EE has announced it will be switching on the UK’s first live consumer 5G trial this October, but is all as it seems? Rival mobile network operator Three may think not.
The EE 5G trial (or BTEE 5G trial, following the mega-merger between BT and EE) is set to take place in London’s Tech City – an umbrella term for the area around the Old Street roundabout – and will see 10 sites upgraded with the next-gen network technology.
Five small businesses and five homes have been selected as guinea pigs for EE’s 5G tech using prototype broadband devices, ahead of the network’s promised 5G consumer rollout in 2019.
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Predictably, BTEE brass are excited by the real-world testing, with BT Consumer CEO Marc Allera saying that the live trial “is a big step forward in making the benefits of 5G a reality for our customers.”
However, Three CEO Dave Dyson is taking a more circumspect view of UK 5G rollout, admitting that a finalised consumer 5G proposition is still very much a “work in progress”.
“I’m not so keen to rush a trial just to say we were the first to trial 5G. For us, it needs to be a meaningful trial so when handsets are available and routers are available we’re in a position to push quite hard. We think that will be the middle of 2019,” Dyson told Trusted Reviews at a Three 5G preview event in London.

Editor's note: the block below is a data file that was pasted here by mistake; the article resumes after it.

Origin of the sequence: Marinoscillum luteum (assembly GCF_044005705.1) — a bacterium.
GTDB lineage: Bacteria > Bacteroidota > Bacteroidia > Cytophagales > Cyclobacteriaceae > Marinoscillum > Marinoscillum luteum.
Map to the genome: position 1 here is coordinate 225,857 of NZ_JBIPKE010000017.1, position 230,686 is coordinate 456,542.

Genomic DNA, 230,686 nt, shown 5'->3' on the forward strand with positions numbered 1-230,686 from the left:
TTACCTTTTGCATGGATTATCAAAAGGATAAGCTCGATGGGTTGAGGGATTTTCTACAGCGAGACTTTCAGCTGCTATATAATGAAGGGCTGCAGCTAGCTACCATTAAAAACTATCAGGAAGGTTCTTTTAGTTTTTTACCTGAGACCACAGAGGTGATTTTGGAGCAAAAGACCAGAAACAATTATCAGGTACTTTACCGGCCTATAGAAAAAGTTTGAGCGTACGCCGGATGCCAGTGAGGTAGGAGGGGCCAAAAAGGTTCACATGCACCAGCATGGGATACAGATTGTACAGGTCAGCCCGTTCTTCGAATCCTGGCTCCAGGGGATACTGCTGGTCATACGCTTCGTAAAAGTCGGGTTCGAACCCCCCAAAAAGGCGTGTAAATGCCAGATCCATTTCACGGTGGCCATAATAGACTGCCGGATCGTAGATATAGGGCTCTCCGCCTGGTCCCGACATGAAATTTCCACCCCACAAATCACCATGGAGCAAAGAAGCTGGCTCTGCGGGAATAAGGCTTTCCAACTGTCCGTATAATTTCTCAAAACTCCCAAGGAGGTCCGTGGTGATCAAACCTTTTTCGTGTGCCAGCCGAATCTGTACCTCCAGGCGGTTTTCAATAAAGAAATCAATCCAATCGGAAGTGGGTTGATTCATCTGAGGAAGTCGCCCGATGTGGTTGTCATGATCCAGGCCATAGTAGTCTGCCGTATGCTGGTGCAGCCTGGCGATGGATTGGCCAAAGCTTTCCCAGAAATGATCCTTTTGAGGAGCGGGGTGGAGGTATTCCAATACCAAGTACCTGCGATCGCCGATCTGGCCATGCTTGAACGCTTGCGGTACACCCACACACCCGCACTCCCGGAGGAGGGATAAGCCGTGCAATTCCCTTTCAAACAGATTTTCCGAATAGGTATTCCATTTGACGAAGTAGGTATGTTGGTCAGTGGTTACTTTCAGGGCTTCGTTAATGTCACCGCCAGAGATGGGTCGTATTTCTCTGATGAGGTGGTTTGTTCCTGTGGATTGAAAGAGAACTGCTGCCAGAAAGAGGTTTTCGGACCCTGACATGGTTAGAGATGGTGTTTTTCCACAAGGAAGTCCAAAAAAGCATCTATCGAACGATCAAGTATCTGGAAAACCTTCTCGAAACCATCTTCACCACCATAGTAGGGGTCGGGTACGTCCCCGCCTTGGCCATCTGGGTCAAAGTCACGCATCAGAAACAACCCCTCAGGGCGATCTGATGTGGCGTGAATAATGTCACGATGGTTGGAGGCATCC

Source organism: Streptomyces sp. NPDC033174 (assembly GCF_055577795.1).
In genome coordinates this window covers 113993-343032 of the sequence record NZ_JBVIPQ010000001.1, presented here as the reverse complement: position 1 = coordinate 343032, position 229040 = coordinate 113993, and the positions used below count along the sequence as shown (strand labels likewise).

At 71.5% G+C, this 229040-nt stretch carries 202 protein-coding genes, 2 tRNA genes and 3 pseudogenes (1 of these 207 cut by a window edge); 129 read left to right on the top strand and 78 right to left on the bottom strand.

It’s as thinly veiled as references come, though he added that expedited rollout of 5G could prove attractive to some – even if it there wasn’t much substance to it.
“People were prepared to pay a premium for something [4G] that wasn’t hugely differentiated. People intuitively think the next technology is better – they want to show off a bit,” he said.
Dyson’s comments echo the sceptical stance of O2, in which it said that an EE deployment of 5G before 2020 would represent little more than ‘5G Lite’.
“Any UK operator launching ‘5G’ before 2020 would be using a ‘lite version’ of 5G,” O2 told 5G.co.uk.
‘5G Lite’ is simply a turn of phrase, but the point being made by O2 here is clear: any UK network promising 5G capabilities in 2019 that represent a significant improvement over the current 4G state-of-play has its work cut out for it.
This is largely because the 4G to 5G shift isn’t going to be as pronounced the leap from 3G to 4G. While moving to 4G enabled smartphone users to do a number of new things, like seamlessly stream video on-the-go, the jump to 5G will be a more subtle one that improves less sexy things like wireless broadband and IoT-connected devices.
In fact, 5G is based on the same LTE frequency range as 4G, so while network speeds will of course be enhanced with the new technology (2Gbps downlink rates are technically possible with 5G), it will be network capacity that gets the biggest boost – something that’s less plain to see to the naked eye.
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Whatever the reality, expect the hype around 5G to reach nauseating levels next year, as the first 5G-ready mobile devices are likely to be released in the second-half of 2019.
When do you think we’ll start to see the real benefits of 5G? Tweet your thoughts to us @TrustedReviews.